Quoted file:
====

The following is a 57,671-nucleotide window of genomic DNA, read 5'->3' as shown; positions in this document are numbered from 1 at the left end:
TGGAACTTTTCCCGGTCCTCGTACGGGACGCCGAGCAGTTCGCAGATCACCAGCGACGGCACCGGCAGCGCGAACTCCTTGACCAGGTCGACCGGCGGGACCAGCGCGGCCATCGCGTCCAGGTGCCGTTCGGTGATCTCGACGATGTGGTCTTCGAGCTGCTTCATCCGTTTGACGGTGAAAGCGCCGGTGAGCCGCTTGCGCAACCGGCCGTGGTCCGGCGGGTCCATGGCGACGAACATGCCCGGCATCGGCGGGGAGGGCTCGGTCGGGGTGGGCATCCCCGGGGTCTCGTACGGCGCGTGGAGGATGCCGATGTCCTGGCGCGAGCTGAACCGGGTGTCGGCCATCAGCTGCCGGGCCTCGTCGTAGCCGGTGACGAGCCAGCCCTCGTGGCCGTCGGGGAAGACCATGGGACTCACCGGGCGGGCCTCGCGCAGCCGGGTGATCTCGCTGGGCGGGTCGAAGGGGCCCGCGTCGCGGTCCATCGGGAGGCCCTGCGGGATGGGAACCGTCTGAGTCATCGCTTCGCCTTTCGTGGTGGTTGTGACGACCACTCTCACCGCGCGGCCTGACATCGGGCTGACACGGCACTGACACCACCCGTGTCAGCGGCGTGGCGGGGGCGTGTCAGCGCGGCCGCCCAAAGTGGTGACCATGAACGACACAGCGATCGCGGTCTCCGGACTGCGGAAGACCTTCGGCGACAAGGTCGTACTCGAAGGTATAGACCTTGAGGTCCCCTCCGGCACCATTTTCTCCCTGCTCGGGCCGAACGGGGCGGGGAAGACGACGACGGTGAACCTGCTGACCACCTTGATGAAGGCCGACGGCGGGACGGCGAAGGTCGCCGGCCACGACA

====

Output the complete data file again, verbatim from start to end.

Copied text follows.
The following is a 57,671-nucleotide window of genomic DNA, read 5'->3' as shown; positions in this document are numbered from 1 at the left end:
TGGAACTTTTCCCGGTCCTCGTACGGGACGCCGAGCAGTTCGCAGATCACCAGCGACGGCACCGGCAGCGCGAACTCCTTGACCAGGTCGACCGGCGGGACCAGCGCGGCCATCGCGTCCAGGTGCCGTTCGGTGATCTCGACGATGTGGTCTTCGAGCTGCTTCATCCGTTTGACGGTGAAAGCGCCGGTGAGCCGCTTGCGCAACCGGCCGTGGTCCGGCGGGTCCATGGCGACGAACATGCCCGGCATCGGCGGGGAGGGCTCGGTCGGGGTGGGCATCCCCGGGGTCTCGTACGGCGCGTGGAGGATGCCGATGTCCTGGCGCGAGCTGAACCGGGTGTCGGCCATCAGCTGCCGGGCCTCGTCGTAGCCGGTGACGAGCCAGCCCTCGTGGCCGTCGGGGAAGACCATGGGACTCACCGGGCGGGCCTCGCGCAGCCGGGTGATCTCGCTGGGCGGGTCGAAGGGGCCCGCGTCGCGGTCCATCGGGAGGCCCTGCGGGATGGGAACCGTCTGAGTCATCGCTTCGCCTTTCGTGGTGGTTGTGACGACCACTCTCACCGCGCGGCCTGACATCGGGCTGACACGGCACTGACACCACCCGTGTCAGCGGCGTGGCGGGGGCGTGTCAGCGCGGCCGCCCAAAGTGGTGACCATGAACGACACAGCGATCGCGGTCTCCGGACTGCGGAAGACCTTCGGCGACAAGGTCGTACTCGAAGGTATAGACCTTGAGGTCCCCTCCGGCACCATTTTCTCCCTGCTCGGGCCGAACGGGGCGGGGAAGACGACGACGGTGAACCTGCTGACCACCTTGATGAAGGCCGACGGCGGGACGGCGAAGGTCGCCGGCCACGACA